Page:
Christian Drosten, head of virology at Berlin’s Charite University Hospital (pictured, file photo) warned yesterday that Germany could see 100,000 new deaths from Covid-19 if the government does not impose new contact restrictions to stem the spread of the virus
Unlike some other European countries, Germany has baulked at making vaccinations mandatory for certain categories of workers.
Yet the country has struggled to find ways to persuade more people to get shots voluntarily.
‘We’re in a bad situation, we have 15 million people who could have been vaccinated and should have been vaccinated,’ Drosten said.
Germany has a caretaker national government following a September federal election.
The parties that are expected to form the next government plan to introduce legislation this week that would allow a declaration since March 2020 of an ‘epidemic situation of national scope’ to expire at the end of the month and provide a new legal framework for instituting coronavirus measures.
As during other periods of the pandemic, the country has a patchwork of regional rules.
Most places restrict access to many indoor facilities and events to people who have been vaccinated against the virus, have recovered from Covid-19 or recently received negative test results – with the latter category now excluded in some areas.
However, the rules are often laxly enforced.
Several hospitals have said in recent days that they are again working at their limits and have intensive care units so full of Covid patients that they cannot admit new patients at the moment.
The Charite hospital said Tuesday it had to cancel planned surgeries due to the number of staff members caring for people with Covid. Authorities have said most of the latest patients are unvaccinated.
Drosten admitted that sweeping national Covid restrictions could face problems in court, and that he believes people getting booster vaccinations – jabbed three times in total – is the best long-term solution.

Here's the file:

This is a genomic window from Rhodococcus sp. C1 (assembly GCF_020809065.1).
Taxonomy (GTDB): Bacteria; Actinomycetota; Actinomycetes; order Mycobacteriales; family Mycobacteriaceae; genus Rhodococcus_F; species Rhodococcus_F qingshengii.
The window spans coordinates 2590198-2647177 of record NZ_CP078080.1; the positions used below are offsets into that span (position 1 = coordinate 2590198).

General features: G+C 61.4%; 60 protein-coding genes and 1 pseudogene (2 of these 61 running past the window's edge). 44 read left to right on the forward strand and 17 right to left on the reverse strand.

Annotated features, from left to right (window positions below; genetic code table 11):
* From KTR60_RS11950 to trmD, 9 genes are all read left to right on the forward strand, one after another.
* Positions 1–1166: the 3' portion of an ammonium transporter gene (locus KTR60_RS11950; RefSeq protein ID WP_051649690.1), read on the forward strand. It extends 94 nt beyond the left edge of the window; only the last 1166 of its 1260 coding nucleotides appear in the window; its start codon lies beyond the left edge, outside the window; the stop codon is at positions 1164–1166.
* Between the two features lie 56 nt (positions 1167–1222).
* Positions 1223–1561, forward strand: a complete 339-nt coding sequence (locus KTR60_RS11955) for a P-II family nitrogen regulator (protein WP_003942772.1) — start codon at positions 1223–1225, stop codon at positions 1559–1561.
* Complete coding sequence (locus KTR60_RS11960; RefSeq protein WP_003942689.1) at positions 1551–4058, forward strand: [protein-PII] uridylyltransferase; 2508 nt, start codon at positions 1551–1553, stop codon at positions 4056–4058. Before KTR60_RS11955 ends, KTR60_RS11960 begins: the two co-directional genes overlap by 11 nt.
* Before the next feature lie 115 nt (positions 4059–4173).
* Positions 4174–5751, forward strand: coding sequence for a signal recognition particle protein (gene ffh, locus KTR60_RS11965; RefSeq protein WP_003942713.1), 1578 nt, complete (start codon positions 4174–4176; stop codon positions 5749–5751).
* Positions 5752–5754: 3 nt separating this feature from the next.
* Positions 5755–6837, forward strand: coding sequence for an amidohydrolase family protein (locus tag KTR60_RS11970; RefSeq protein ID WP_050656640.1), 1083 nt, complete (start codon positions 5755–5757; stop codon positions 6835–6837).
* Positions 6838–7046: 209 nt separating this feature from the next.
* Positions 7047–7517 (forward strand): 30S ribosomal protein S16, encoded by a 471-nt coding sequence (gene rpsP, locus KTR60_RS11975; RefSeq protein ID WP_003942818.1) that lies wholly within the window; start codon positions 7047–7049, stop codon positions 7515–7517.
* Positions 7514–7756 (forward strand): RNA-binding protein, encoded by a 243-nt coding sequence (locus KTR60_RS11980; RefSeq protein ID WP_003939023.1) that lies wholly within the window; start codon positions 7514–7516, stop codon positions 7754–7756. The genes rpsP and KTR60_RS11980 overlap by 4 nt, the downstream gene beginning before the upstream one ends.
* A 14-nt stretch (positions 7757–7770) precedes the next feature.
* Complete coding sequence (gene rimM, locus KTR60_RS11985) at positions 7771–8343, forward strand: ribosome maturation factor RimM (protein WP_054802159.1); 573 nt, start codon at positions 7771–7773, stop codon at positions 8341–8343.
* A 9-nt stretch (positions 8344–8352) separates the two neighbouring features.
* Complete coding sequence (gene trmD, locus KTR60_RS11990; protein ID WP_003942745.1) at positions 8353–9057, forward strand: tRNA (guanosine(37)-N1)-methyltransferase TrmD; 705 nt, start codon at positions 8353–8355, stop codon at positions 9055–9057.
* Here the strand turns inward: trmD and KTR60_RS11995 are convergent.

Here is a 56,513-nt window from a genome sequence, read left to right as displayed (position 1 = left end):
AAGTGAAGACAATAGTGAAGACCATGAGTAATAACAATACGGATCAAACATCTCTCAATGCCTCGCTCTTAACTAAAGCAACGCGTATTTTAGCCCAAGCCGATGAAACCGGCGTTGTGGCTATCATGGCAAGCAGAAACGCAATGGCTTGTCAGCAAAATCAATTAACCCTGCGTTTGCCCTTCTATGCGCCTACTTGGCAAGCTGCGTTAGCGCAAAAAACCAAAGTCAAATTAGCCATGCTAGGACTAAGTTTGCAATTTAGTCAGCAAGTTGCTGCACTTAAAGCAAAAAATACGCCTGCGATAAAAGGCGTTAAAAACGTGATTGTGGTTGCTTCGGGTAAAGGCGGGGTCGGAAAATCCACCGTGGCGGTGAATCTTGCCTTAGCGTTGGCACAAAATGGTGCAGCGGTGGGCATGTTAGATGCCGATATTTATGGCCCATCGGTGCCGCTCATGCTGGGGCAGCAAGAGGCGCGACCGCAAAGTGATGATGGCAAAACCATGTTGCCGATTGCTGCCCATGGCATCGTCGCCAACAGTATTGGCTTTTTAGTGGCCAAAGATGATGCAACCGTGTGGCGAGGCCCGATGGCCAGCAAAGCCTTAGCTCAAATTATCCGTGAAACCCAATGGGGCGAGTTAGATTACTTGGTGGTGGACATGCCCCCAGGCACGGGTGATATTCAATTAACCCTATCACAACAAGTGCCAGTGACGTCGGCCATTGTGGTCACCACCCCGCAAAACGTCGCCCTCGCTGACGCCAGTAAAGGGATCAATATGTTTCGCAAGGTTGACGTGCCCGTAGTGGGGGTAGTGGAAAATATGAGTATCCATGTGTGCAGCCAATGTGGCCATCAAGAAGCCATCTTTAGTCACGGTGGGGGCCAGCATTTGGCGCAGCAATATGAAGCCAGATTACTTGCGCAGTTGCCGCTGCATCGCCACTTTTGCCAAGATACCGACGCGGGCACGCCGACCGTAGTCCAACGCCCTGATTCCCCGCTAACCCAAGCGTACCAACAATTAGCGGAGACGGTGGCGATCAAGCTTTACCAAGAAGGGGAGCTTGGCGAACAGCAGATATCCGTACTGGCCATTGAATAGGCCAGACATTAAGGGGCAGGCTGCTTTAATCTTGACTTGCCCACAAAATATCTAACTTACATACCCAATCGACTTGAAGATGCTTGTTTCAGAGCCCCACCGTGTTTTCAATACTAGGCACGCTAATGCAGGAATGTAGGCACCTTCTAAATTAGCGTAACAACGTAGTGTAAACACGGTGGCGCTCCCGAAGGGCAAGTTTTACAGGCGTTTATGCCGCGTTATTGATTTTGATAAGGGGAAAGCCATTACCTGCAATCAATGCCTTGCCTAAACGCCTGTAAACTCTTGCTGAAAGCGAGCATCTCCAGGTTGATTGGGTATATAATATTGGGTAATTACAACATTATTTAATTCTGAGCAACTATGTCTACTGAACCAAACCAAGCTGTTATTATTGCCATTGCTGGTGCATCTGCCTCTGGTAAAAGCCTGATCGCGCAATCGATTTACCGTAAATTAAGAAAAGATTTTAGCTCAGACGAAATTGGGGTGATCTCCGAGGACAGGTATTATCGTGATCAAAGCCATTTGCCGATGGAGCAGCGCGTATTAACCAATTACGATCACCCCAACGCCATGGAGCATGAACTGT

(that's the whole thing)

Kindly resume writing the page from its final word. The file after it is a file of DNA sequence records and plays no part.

Pictured: A woman passes a coronavirus test center in Berlin, November 9 2021. The 39,676 cases registered by Germany’s Robert Koch Institute surpassed the previous daily record of 37,120 new cases reported Friday
‘You could go for booster vaccinations instead of contact restrictions,’ Drosten said. ‘That’s something I really believe in, too.’
He also raised doubts about entry rules into venues, known as 2G and 3G in Germany. 3G allows vaccinated (geimpft), recovered (genesen) and negative tested people (getestet) entry into venues such as restaurants and bars.
However, Drosten said that 3G could lead to an unvaccinated person catching the virus from a vaccinated person.
The more restrictive 2G option – vaccinated (geimpft) and recovered (genesen) – could close the door to the ‘back door’ testing option, he said, but as vaccinated people are still able to pass on the virus, ‘the virus will simply come into the home.’
The virologist also criticised plans by the government-in-waiting to bring back free testing as a means to avoid new lockdowns.
‘Tests are being put forward as an emergency brake to break the wave,’ he said. ‘But that won’t be enough.’ He added that the only way to ‘close the gaps’ was to reach those that have not yet been vaccinated.